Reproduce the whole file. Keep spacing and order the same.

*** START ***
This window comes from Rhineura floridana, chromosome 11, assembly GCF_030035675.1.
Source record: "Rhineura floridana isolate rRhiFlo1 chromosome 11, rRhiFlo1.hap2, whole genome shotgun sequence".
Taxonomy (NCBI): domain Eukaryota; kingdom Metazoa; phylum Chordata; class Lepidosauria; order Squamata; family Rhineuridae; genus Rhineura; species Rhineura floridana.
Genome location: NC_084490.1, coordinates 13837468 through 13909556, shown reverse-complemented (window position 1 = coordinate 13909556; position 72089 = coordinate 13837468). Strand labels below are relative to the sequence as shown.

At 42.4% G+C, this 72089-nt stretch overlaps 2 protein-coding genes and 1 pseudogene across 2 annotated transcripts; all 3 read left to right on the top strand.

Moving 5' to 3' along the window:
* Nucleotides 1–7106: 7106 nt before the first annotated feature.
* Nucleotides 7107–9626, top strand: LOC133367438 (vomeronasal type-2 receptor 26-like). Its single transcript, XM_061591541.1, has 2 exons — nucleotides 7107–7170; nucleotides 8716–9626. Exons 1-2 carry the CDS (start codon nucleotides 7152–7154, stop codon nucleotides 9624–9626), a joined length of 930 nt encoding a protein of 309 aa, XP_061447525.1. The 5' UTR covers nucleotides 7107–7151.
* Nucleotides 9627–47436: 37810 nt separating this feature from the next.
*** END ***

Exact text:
This window comes from Rhineura floridana, chromosome 11, assembly GCF_030035675.1.
Source record: "Rhineura floridana isolate rRhiFlo1 chromosome 11, rRhiFlo1.hap2, whole genome shotgun sequence".
Taxonomy (NCBI): domain Eukaryota; kingdom Metazoa; phylum Chordata; class Lepidosauria; order Squamata; family Rhineuridae; genus Rhineura; species Rhineura floridana.
Genome location: NC_084490.1, coordinates 13837468 through 13909556, shown reverse-complemented (window position 1 = coordinate 13909556; position 72089 = coordinate 13837468). Strand labels below are relative to the sequence as shown.

At 42.4% G+C, this 72089-nt stretch overlaps 2 protein-coding genes and 1 pseudogene across 2 annotated transcripts; all 3 read left to right on the top strand.

Moving 5' to 3' along the window:
* Nucleotides 1–7106: 7106 nt before the first annotated feature.
* Nucleotides 7107–9626, top strand: LOC133367438 (vomeronasal type-2 receptor 26-like). Its single transcript, XM_061591541.1, has 2 exons — nucleotides 7107–7170; nucleotides 8716–9626. Exons 1-2 carry the CDS (start codon nucleotides 7152–7154, stop codon nucleotides 9624–9626), a joined length of 930 nt encoding a protein of 309 aa, XP_061447525.1. The 5' UTR covers nucleotides 7107–7151.
* Nucleotides 9627–47436: 37810 nt separating this feature from the next.